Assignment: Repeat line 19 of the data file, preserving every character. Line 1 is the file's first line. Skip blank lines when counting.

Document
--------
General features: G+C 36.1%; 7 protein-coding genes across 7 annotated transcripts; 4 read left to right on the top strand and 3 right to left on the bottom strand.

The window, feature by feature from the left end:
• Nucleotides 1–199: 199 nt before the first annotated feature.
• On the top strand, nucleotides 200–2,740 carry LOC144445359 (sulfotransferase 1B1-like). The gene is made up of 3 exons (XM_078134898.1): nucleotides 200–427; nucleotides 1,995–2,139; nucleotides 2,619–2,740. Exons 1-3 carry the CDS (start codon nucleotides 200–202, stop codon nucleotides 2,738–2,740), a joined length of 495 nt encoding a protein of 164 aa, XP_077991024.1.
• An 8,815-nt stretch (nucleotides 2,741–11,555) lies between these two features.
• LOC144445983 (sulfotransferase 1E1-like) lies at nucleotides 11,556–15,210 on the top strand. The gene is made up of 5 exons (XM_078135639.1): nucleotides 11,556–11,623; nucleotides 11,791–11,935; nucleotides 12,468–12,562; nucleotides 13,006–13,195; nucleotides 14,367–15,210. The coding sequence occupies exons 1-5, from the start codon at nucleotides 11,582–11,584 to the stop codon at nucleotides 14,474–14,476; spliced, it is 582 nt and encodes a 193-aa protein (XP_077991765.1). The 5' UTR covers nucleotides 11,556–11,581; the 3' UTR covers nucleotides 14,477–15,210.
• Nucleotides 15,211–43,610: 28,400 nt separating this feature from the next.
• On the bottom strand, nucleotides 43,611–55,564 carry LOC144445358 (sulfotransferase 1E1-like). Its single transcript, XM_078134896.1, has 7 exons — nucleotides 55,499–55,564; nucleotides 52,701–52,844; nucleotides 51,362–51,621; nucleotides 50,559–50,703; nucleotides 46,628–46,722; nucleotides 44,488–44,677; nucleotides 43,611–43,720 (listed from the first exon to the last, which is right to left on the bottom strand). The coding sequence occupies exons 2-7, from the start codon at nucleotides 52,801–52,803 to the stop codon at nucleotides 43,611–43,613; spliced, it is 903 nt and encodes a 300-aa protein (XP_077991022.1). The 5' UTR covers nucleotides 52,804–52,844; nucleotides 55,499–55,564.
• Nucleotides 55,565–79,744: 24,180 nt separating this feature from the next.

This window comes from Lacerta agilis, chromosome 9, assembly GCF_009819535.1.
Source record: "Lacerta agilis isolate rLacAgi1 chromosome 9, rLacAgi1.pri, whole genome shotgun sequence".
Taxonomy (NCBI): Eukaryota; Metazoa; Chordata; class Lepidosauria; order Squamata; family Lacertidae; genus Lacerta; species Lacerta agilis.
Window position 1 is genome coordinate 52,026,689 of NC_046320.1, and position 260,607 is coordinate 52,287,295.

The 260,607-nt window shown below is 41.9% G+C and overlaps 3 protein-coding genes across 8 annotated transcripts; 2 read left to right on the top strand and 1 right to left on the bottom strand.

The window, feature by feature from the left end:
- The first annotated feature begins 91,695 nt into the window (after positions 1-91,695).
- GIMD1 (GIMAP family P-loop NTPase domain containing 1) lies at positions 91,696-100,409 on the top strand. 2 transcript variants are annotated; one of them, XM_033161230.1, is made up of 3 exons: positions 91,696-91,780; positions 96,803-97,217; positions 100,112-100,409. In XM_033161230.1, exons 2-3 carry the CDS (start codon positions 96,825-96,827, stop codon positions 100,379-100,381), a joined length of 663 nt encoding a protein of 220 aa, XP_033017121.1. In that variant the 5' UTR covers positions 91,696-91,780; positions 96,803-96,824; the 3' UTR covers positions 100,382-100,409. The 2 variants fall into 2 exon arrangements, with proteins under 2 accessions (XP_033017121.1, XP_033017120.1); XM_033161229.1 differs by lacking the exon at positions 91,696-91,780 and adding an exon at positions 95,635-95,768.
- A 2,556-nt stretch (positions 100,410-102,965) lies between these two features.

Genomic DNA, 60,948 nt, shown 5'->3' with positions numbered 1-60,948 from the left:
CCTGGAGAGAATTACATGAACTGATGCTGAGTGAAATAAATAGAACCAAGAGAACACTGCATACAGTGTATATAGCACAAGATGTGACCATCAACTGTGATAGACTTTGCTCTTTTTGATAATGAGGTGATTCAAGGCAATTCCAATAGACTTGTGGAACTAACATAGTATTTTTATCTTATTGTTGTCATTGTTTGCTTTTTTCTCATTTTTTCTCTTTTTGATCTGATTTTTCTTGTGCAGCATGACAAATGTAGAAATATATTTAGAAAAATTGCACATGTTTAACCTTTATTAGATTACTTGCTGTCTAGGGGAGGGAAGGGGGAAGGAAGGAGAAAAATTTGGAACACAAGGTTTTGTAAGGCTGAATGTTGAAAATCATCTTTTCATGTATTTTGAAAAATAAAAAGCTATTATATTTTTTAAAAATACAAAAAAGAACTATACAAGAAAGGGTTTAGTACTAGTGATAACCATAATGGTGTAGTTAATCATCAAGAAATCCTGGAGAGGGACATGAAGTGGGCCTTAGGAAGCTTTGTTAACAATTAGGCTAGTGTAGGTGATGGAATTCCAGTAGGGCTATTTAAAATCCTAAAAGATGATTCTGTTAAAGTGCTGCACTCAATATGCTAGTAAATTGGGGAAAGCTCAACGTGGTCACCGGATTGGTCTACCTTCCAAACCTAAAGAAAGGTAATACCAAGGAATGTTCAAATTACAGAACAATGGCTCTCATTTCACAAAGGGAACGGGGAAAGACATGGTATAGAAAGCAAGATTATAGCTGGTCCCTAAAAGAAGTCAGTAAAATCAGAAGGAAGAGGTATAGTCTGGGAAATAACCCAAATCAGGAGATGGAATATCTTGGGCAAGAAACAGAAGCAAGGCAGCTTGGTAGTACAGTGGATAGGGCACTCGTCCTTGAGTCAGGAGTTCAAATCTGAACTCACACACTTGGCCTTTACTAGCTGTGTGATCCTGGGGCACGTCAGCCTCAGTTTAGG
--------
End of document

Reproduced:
Genomic DNA, 60,948 nt, shown 5'->3' with positions numbered 1-60,948 from the left: